** What do you consider to be the single most important change in you as a teacher?**

Last week a student asked a question, that in the moment I felt completely comfortable answering with a quick pass. But upon reflection, I realized that actually the question was really deep – and it forced me to re-evaluate what I actually think I know (It’s pretty deep– I haven’t figured it out yet, and it bothers me a lot). It reinforced for me that knowledge is not given, and that if you prod a bit even in the most seemingly trivial things, you can uncover rich ideas.

Instructor, Community College

For me personally, I have re-examined and changed my philosophy (after 36 successful years as a mathematics teacher) about what it means to learn and teach mathematics. I continue to work on my questioning skills to better see what my students understand. I am no longer the “giver of information” and the “answer book.” Since 1991 when NCTM told us in their Professional Standards that we needed to become a facilitator of learning, I have been trying to determine what that really meant and what it would look like. For the first time in my career, I have an understanding of what that means and how I can make it happen. And I am continuing to strive toward that image.

Instructor, Community College

The single most important change I see in myself is an understanding that my role as a teacher is to facilitate an environment where students engage in the construction of mathematical ideas, push on each other’s thinking, and share curiosities that come from debating processes and results.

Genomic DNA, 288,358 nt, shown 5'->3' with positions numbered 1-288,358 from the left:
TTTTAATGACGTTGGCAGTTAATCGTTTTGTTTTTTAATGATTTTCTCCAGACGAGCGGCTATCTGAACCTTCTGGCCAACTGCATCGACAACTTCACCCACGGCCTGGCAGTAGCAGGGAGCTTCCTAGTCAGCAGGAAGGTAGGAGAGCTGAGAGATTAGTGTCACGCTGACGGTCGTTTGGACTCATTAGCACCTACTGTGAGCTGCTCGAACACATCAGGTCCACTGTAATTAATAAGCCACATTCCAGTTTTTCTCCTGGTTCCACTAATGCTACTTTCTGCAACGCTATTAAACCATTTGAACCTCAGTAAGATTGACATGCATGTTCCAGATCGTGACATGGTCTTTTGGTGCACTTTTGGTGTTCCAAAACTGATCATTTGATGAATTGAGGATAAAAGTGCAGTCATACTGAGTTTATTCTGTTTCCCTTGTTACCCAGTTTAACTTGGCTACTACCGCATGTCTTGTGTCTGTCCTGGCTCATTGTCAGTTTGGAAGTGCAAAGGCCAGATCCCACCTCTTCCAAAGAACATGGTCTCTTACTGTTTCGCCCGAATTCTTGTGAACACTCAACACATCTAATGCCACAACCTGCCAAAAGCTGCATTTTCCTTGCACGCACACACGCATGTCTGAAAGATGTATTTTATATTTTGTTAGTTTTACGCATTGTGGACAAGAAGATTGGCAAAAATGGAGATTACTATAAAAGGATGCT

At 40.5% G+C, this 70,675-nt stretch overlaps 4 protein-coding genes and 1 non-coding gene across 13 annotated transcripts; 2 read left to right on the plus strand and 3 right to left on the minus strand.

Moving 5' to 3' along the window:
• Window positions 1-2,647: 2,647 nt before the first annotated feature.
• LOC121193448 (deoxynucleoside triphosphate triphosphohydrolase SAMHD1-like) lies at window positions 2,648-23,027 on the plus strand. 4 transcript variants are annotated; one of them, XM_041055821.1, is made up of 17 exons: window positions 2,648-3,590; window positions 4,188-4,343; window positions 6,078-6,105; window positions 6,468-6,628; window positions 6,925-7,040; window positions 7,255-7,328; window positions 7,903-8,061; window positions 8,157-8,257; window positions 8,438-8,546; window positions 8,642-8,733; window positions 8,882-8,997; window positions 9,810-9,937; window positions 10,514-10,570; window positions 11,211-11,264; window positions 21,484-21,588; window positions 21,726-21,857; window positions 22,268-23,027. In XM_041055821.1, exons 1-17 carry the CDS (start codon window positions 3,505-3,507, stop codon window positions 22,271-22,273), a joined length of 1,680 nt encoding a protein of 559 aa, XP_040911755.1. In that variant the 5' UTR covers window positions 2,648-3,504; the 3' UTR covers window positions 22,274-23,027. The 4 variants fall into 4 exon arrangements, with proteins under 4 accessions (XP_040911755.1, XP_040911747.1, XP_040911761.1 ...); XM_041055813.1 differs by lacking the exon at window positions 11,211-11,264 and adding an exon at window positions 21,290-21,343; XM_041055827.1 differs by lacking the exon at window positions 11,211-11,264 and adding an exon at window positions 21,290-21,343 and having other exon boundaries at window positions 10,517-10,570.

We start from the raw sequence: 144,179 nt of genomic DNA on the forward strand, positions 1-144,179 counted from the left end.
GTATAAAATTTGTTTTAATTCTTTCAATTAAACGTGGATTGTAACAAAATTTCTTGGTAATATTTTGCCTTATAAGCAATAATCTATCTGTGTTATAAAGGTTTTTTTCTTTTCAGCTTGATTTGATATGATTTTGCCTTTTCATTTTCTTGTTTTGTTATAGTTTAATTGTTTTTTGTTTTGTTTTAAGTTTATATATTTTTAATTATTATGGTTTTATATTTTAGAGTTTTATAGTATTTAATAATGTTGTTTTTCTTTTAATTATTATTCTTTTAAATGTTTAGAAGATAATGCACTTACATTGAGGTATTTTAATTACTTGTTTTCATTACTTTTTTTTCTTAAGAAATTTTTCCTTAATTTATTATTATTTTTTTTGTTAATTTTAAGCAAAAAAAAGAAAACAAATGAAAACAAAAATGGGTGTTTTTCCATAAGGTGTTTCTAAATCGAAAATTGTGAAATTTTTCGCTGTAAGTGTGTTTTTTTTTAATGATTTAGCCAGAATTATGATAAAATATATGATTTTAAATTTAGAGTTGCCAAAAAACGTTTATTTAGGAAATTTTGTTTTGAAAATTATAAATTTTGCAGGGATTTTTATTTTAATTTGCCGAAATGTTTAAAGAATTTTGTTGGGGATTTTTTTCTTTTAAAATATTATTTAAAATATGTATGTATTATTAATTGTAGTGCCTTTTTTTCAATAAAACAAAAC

RMST, Middle School Teacher

I no longer see math as a fixed ability. I used to think that students were either good at math or not and if they weren’t, there wasn’t a lot that I could do. Now I see all students as capable learners of math when given multiple opportunities to learn the concept and understand it.

RMST, Middle School Teacher

Trusting my students to learn even when the learning looks messy

RMST, Middle School Teacher

The most important change in me has been to become the facilitator in the classroom so that kids can discover and build their deep understanding of math concepts through rich messy problems rather than a “drill and kill” method. The math is richer…the math is deeper…and the math connects and resonates with the kids.

RMST, Middle School Teacher

The most important change in me is my confidence in the process. Students can and will learn math more deeply when they are given the opportunity to struggle and talk about math. I am pressing students to make meaning from what we are doing instead of talking about just the “how” of solving mathematical problems.

RMST, Elementary Teacher

I look at the ideal math classroom very differently now, and have a direction in which to lead my fellow teachers. We must move towards deep understanding that can only be reached with experimentation and open-ended problems where kids are doing the math, not the teachers. I now have more than just gut instinct that visuals and manipulatives are the way to go.

RMST, Middle School Teacher

I have developed such a strong passion for supporting changes in math instruction. I know that meaning-based instruction is what kids need and deserve and I’m passionate about delivering it to students in my classroom AND supporting families, teachers, and administrators to make it happen.

RMST, Elementary Teacher